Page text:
The Department of Finance in Ireland has recently released a list on its official website, disclosing the names of companies, organizations, and foundations that will be subjected to split payment starting in 2024. Split payment is a mechanism that requires buyers or clients to directly pay the VAT charged by the seller or provider to the tax authorities, rather than to the supplier. This measure is implemented by reporting the value in the “VAT Liability” field of electronic invoices.
To enforce this new system, authorization from the EU Council is necessary. Fortunately, this authorization has been granted until June 30, 2026. However, it is important to note that beginning on July 10, 2025, companies listed on the FTSE MIE index of the Italian Stock Exchange will be exempted from split payment for VAT purposes.
The application of split payment is not universal and is limited to transactions involving public administrations, specific entities, foundations, and companies that have been identified by the Department of Finance. This move aims to ensure greater transparency and efficiency in tax collection processes.
The release of this list by the Department of Finance is a significant step towards implementing the split payment mechanism in Ireland. By publishing the names of the entities subject to this measure, the government is providing clarity and guidance to businesses and individuals involved in these transactions.
The introduction of split payment is a response to the growing concern over tax evasion and avoidance. It is believed that this mechanism will help combat these issues by ensuring that VAT payments are directly remitted to the tax authorities. By involving buyers or clients in the payment process, the government aims to create a more robust and accountable system.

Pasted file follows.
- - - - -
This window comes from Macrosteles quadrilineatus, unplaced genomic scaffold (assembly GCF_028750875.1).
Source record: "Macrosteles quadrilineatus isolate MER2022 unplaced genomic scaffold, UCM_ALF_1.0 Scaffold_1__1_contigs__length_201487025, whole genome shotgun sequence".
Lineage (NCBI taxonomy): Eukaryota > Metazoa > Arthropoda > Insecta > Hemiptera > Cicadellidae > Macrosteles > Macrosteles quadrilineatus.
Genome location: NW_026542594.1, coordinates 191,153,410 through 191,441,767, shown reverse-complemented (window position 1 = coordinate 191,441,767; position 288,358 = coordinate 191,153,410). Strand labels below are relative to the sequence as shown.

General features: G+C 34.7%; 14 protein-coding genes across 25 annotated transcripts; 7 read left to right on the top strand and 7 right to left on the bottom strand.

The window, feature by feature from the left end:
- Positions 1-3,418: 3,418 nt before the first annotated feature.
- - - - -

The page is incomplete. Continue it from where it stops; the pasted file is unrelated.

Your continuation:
The decision to exclude companies listed on the FTSE MIE index from split payment for VAT purposes is an interesting development. It suggests that these companies, which are already subject to stringent regulatory requirements, have demonstrated a level of compliance and transparency that exempts them from this additional measure. This exemption may be seen as a recognition of their commitment to good governance and tax compliance.
However, it is important to note that the list published by the Department of Finance goes beyond the FTSE MIE index and includes other entities, such as public administrations, foundations, and specific companies. The inclusion of these entities indicates that they have been identified as requiring additional scrutiny and control in VAT transactions. This move highlights the government’s determination to tackle tax evasion and ensure a fair and equitable tax system.
It is worth mentioning that the source of this information is eutekne.info, and while AI technology has been utilized in the creation of this article, it is always advisable to review the original source material and seek expert advice when necessary.
In conclusion, the publication of the list by the Department of Finance is a significant development in the implementation of split payment in Ireland. By identifying the entities subject to this measure, the government aims to enhance transparency and accountability in tax collection. While companies listed on the FTSE MIE index are exempted from split payment for VAT purposes, other entities, including public administrations and specific companies, will be required to comply with this mechanism. This move underscores the government’s commitment to combating tax evasion and ensuring a fair and efficient tax system for all.